Contractors will have to take additional precautions when renovating buildings where children could be exposed to lead dust from old paint, the Environmental Protection Agency said Monday.
The EPA announced new work place standards for renovations in older homes where children or pregnant women live, and in older buildings that house child-care centers or schools.
The standard, which will take effect in two years, require contractors to train workers on dealing with lead paint, post warning signs, contain the dust in work areas, close all vents, keep occupants and pets away from lead-tainted dust, and verify proper cleanup.
"Contractors must be certified, trained and follow safe practices," said James Gulliford, EPA's assistant administrator for prevention, pesticides and toxic substances.
The new rules apply to work done in housing, child-care facilities, and schools built before 1978, the year lead was banned for use in housing.
While most newer structures do not have lead-based paint, Gulliford said two-thirds of the homes and half of the schools and buildings with child-care facilities built before 1960 contain some lead-based paint.
If not detected early, high levels of lead exposure can damage the brain and nervous system, result in behavior and learning problems such as hyperactivity, or cause slow growth. Lead is of most concern in children, but it also can cause reproductive problems, high blood pressure, nervous disorders and memory problems in adults.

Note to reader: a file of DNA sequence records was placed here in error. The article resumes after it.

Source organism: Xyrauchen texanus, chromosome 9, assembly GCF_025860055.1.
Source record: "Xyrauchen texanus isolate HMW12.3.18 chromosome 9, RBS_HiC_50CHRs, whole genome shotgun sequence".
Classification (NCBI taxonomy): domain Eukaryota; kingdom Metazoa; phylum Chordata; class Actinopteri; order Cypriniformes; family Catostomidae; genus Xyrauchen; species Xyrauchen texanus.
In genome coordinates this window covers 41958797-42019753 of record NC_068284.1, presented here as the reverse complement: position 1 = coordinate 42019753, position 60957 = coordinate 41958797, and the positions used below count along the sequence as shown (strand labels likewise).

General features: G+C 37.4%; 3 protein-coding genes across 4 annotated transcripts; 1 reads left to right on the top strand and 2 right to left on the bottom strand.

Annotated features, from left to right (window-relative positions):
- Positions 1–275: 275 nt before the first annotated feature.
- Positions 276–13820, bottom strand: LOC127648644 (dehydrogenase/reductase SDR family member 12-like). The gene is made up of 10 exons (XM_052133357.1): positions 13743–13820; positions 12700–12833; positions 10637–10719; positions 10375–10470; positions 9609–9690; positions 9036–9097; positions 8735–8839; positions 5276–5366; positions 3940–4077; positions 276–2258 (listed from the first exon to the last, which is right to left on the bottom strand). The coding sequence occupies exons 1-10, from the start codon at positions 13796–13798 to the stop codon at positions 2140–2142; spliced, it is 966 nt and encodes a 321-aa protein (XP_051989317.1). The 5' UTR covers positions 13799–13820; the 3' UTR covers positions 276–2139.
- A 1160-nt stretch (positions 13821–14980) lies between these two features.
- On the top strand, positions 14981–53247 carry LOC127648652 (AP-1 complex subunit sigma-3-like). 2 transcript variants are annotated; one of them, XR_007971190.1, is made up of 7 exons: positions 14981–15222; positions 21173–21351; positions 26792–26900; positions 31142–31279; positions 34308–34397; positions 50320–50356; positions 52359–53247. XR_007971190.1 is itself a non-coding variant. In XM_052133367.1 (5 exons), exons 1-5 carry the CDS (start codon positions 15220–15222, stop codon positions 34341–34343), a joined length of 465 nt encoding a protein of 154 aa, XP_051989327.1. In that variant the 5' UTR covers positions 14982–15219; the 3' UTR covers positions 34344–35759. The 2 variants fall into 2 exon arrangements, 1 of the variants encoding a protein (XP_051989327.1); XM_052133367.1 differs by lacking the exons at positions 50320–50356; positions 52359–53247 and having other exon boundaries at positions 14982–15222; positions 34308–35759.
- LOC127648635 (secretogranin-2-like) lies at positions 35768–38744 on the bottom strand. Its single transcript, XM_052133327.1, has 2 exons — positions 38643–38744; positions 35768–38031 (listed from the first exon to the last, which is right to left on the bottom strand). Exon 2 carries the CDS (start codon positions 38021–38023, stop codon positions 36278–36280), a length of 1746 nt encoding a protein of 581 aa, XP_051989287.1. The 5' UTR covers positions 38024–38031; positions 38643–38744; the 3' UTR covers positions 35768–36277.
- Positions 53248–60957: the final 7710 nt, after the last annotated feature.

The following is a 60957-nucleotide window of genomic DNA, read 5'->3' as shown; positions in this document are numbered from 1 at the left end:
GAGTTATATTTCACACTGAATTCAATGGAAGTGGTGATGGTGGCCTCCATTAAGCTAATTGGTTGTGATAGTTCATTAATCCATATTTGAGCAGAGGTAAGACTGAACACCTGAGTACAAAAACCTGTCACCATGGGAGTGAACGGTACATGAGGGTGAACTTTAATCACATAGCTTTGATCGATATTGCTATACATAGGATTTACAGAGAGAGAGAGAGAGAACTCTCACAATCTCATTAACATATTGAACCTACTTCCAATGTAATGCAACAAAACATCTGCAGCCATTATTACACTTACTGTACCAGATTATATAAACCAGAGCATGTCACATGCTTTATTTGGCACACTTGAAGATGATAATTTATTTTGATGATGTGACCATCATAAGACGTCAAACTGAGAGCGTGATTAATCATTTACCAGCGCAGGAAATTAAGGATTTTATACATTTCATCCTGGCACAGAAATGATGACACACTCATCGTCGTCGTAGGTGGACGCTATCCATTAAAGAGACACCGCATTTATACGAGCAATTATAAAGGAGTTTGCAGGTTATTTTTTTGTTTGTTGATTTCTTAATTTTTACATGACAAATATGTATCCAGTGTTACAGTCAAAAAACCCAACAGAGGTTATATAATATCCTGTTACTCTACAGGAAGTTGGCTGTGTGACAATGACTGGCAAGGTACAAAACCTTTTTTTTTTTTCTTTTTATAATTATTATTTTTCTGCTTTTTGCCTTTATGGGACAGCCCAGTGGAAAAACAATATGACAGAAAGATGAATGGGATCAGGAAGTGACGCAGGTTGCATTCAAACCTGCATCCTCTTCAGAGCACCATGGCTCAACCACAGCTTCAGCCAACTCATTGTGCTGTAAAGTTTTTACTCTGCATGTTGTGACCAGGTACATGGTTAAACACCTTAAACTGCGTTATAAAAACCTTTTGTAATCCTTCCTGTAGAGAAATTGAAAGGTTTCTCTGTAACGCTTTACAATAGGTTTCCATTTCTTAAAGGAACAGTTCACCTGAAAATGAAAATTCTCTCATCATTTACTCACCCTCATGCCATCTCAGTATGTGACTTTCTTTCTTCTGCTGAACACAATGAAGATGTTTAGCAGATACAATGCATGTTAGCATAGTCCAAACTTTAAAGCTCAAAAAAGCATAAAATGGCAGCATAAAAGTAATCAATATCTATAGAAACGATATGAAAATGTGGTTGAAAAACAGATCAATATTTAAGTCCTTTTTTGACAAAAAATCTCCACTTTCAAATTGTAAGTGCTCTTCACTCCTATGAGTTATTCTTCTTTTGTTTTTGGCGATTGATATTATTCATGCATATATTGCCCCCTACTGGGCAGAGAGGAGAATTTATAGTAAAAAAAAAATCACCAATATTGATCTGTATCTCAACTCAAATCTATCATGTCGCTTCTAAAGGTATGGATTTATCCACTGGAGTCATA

Gulliford said the number of children found with elevated lead levels declined from 3 million in 1978 to 300,000 in 2002. "That is a great improvement, but it's not enough," he said, adding that the goal is to eliminate childhood lead poisoning.
Lead exposure can be found not only in paint in older homes, but in soil around homes, household dust, drinking water and in some painted toys and furniture and even food stored in some lead-glazed pottery or crystal.
The new standards were praised by the Alliance for Healthy Homes. But the advocacy group also questioned why it took so long since Congress told the EPA in 1992 to address the dangers of lead paint during renovations.
"In the 16 years since we've been waiting for this rule, at least 17 million children have been exposed to harmful levels of lead unnecessarily," said Patrick MacRoy, the group's executive director. The alliance also said the rule should have stricter requirements such as banning "dry-scraping" of lead-based paint, which creates more dust.
Gulliford said the EPA's new standards for renovations are estimated to protect 1.4 million children, once the requirements are in full effect with an average additional cost of $35 per renovation project.
He said the rule won't go into effect until 2010 to give contractors time to comply.
Contractors will have to be certified. "A renovator failing to comply could potentially have their certification revoked or face a standard Toxic Substances Control Act penalty of $25,000 a day," said EPA spokesman Timothy Lyons.